Oxford and Cambridge universities buy Lewis-Gibson Genizah collection

Fragment from Lewis-Gibson Genizah Collection The fragments were deposited in a sacred storeroom at Cairo's Ben Ezra Synagogue

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A fundraising appeal by Oxford and Cambridge universities to buy a collection of 1,000-year-old Hebrew and Arabic manuscripts has been successful.

The universities raised £1.2m to buy The Lewis-Gibson Genizah Collection from the United Reform Church's Westminster College.

The collection is made up of 1,700 document fragments saved from Cairo's Ben Ezra Synagogue.

Cambridge researcher Dr Ben Outhwaite said the collection was "precious".

He said the manuscripts offered "a unique and vibrant window into a lost age".

"Its fragments of sacred texts, legal documents and the writings of ordinary, everyday folk present a snapshot of life as it was lived in the Middle Ages."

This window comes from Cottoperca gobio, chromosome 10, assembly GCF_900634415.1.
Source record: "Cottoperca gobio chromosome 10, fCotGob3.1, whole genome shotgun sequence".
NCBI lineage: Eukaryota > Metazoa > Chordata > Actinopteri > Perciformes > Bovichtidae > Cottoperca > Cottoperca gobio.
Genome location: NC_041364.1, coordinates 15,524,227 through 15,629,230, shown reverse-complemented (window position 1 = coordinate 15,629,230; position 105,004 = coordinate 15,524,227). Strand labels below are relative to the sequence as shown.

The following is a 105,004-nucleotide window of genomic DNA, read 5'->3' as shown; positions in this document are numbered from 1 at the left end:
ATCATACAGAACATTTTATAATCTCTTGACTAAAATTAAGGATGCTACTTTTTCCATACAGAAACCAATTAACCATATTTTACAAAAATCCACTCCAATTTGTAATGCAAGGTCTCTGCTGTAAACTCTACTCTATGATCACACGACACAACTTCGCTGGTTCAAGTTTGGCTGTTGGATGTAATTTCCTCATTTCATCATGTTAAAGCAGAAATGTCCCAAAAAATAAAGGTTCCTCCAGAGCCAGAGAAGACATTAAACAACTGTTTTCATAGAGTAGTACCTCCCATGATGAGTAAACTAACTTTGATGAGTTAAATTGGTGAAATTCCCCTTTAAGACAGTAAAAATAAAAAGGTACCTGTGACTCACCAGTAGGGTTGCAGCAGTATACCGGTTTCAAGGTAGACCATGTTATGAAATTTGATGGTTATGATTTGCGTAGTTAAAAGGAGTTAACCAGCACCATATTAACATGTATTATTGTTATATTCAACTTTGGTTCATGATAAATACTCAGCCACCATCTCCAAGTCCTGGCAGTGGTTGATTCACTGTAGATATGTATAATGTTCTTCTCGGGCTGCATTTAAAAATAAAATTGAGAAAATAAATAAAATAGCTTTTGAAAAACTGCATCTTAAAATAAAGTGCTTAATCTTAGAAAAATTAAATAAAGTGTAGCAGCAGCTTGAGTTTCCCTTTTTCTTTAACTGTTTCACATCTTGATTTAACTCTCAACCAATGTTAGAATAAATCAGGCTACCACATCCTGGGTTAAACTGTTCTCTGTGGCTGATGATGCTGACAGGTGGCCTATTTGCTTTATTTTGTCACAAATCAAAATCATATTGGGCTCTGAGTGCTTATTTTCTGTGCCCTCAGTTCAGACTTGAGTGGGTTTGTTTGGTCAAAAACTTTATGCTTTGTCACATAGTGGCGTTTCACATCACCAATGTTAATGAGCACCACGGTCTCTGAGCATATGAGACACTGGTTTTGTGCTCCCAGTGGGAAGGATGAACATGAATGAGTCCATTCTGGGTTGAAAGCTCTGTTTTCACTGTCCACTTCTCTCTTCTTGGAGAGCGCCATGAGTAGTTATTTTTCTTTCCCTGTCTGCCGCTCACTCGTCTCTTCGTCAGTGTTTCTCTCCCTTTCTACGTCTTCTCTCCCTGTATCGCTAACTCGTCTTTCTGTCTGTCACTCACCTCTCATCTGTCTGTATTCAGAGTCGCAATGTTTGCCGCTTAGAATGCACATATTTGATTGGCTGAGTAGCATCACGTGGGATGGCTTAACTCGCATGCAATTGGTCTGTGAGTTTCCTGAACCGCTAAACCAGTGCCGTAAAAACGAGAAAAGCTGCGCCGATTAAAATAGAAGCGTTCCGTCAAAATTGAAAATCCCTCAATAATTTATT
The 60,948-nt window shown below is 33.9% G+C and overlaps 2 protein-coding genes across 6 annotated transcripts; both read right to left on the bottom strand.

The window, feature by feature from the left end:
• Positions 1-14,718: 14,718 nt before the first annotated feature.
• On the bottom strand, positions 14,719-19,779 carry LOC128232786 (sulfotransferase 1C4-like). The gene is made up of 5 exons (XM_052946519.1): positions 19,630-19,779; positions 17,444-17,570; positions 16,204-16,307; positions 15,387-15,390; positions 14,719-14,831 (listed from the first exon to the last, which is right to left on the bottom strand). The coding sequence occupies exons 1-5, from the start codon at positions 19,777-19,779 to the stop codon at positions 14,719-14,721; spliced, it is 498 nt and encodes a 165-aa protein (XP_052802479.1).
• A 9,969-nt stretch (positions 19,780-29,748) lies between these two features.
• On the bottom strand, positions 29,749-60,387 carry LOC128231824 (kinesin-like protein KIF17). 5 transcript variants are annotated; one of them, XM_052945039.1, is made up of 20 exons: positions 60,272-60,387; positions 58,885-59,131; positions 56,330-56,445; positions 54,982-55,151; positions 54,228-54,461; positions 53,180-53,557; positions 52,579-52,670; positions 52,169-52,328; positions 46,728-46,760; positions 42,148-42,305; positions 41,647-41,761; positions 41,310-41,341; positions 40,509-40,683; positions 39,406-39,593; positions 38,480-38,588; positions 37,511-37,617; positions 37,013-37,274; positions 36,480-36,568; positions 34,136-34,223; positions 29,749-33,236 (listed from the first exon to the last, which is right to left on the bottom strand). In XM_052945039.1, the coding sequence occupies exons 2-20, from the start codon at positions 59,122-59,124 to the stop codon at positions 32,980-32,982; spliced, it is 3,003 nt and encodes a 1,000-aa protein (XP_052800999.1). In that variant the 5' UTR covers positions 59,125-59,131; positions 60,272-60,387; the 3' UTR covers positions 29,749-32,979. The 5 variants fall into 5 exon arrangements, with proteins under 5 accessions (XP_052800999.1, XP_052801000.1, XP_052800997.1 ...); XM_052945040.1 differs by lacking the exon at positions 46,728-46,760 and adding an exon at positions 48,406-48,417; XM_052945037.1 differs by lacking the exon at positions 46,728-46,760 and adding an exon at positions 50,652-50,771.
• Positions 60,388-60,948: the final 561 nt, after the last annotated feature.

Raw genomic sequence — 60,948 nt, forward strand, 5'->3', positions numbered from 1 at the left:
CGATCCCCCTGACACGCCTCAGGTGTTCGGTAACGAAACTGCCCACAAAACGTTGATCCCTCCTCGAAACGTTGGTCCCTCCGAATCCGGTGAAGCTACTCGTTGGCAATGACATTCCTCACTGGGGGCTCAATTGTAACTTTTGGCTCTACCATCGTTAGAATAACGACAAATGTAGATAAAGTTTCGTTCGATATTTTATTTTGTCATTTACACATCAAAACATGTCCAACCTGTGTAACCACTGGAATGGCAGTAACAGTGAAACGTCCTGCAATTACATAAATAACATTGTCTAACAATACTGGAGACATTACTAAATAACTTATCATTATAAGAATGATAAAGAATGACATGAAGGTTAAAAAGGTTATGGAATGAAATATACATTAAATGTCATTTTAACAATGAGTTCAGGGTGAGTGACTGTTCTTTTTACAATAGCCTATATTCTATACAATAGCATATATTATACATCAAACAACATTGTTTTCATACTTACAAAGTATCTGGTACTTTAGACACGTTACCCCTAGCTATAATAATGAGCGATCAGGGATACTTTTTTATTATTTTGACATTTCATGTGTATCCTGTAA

The fragments were brought to England from Egypt in 1896 by twin sisters Agnes Smith Lewis and Margaret Dunlop Gibson and deposited at Westminster College.

The manuscripts will be digitised after conservation work in Cambridge.

The texts will then be divided between the University Library at Cambridge and the Bodleian Libraries at Oxford.

Dr Outhwaite said the libraries had "a responsibility to preserve such vital cultural heritage and ensure that - through digitisation, publication and interpretation - it is not locked away, but made as widely accessible as possible".

Donations towards the appeal included £500,000 from the Polonsky Foundation and £350,000 from the Littman Library of Jewish Civilisation.

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